The Least Safe Ways to Cook Chicken, New CDC Reports Finds

More people are putting themselves at risk of food poisoning than you might imagine.

From wings to noodle soup, people in the U.S. love eating chicken. So much so, in fact, that the Centers for Disease Control and Prevention (CDC) says that we eat it more than any other kind of meat. But tasty as it is, chicken has its downsides—namely that it's a major contributor to foodborne illnesses. A new report from the CDC has concluded that part of the problem lies in how people are preparing it. Read on to find out what the agency now says are the least safe ways to cook chicken.

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Chicken is a major source of food poisoning.

woman hand holding fork and knife eat chicken breast meat with potato in a plate

Salmonella is estimated to cause more foodborne illnesses than any other bacteria, according to the CDC. Chicken can sometimes be contaminated with this bacteria, making it a "major source of these illnesses," the agency notes. In the average grocery store, about 1 in every 25 packages of chicken are contaminated with Salmonella, per a 2018 U.S. Food and Drug Administration (FDA) report.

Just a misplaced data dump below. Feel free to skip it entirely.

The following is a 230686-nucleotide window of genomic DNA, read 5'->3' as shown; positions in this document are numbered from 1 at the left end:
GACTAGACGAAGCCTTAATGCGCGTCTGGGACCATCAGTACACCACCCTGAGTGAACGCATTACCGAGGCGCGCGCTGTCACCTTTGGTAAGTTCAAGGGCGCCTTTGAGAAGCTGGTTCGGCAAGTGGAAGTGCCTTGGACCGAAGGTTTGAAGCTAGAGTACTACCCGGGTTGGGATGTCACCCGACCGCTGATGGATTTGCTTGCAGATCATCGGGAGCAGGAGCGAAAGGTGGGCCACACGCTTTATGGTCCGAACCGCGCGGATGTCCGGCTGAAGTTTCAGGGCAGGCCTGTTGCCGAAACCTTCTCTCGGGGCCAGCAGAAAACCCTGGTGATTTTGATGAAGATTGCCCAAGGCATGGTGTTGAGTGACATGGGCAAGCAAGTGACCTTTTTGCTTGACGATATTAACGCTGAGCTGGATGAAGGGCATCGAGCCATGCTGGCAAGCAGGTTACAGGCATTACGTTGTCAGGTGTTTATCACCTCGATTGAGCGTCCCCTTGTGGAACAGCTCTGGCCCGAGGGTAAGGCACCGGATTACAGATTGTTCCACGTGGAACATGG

"If you eat undercooked chicken, you can get a foodborne illness, also called food poisoning. You can also get sick if you eat other foods or beverages that are contaminated by raw chicken or its juices," the CDC explains.

Now, a new report from the agency is delving into a concerning issue contributing to this food poisoning problem—how people are cooking certain kinds of chicken.

The CDC is now warning about specific chicken products.

Balsamic grilled chicken breast with fresh herbs sliced on a rustic wooden board

The CDC released a new report about the threat of food poisoning from chicken on Dec. 2. For this report, the agency narrowed in on frozen stuffed chicken products, which "have repeatedly been implicated in Salmonella outbreaks," the CDC said.

Since 1998, officials have linked breaded and stuffed raw chicken products to 14 different outbreaks and around 200 illnesses, according to the U.S. Department of Agriculture (USDA).